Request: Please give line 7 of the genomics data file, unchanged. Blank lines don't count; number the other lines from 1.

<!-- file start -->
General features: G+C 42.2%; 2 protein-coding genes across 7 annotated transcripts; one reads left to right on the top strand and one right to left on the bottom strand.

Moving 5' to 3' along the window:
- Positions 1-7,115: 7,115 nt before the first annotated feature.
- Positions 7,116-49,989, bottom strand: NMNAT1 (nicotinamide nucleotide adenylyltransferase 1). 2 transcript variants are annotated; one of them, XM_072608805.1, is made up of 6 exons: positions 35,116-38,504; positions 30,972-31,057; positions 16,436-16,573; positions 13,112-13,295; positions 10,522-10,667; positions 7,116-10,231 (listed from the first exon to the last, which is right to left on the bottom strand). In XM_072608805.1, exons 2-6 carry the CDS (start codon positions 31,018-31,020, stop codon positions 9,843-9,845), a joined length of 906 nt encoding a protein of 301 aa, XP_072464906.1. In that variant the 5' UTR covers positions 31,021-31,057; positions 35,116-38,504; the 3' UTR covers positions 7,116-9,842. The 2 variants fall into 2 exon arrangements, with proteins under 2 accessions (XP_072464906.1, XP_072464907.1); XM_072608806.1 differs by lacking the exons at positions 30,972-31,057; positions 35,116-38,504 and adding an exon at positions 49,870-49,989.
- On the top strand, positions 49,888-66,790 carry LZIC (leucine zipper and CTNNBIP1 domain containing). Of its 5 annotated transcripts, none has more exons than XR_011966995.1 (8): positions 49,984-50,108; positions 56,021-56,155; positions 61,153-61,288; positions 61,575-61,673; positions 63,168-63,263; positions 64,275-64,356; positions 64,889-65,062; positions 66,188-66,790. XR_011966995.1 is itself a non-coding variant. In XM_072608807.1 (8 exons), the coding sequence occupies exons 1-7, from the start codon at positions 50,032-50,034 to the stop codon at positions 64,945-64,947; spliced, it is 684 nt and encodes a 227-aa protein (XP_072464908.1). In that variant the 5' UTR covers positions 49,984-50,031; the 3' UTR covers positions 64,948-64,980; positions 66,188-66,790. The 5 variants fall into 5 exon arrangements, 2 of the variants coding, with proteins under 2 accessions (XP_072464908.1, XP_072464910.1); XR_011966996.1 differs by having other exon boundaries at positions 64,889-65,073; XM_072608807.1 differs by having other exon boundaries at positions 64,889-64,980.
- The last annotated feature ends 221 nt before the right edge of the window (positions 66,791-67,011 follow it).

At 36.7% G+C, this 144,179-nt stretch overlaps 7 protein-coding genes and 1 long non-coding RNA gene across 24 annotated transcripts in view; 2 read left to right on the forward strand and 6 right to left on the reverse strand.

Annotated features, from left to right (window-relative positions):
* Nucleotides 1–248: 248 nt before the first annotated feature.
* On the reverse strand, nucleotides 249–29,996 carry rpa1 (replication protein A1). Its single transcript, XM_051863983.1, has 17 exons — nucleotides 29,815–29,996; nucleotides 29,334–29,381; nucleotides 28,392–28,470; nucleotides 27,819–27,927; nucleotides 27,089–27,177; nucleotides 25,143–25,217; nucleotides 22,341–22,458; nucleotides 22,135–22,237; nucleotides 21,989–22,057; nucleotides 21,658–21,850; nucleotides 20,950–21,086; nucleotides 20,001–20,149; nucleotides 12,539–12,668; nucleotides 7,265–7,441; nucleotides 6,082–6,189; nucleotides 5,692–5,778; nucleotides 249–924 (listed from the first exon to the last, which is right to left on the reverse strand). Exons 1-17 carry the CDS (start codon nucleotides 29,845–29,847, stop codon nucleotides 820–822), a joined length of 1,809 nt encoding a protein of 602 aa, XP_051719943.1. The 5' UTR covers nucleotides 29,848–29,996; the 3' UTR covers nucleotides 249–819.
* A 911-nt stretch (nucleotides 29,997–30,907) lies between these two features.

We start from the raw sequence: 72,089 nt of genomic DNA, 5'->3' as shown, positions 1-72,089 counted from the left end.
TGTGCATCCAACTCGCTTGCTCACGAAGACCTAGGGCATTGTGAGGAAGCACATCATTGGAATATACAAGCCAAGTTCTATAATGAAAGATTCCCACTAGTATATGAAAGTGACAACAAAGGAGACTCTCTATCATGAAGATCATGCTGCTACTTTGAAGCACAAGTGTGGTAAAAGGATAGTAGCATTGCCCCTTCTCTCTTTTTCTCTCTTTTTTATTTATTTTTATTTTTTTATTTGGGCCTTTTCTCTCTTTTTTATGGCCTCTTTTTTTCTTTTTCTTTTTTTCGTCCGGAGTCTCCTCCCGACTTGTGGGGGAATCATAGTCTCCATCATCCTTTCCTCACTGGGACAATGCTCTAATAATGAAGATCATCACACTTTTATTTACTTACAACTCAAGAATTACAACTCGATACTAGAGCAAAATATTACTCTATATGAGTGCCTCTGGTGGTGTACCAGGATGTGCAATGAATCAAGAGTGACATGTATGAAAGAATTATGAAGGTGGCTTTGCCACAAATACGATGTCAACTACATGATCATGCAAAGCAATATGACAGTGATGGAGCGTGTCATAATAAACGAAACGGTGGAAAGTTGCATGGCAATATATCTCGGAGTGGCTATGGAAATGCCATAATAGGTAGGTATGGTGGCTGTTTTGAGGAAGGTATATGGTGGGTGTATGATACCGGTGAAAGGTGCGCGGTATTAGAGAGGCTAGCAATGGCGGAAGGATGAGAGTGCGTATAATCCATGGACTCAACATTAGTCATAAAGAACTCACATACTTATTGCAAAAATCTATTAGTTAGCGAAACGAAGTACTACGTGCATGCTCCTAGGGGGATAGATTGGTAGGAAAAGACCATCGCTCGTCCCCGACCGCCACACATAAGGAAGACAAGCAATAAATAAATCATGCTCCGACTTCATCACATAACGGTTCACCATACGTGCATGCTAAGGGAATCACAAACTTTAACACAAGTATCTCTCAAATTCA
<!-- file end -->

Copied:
At 36.7% G+C, this 144,179-nt stretch overlaps 7 protein-coding genes and 1 long non-coding RNA gene across 24 annotated transcripts in view; 2 read left to right on the forward strand and 6 right to left on the reverse strand.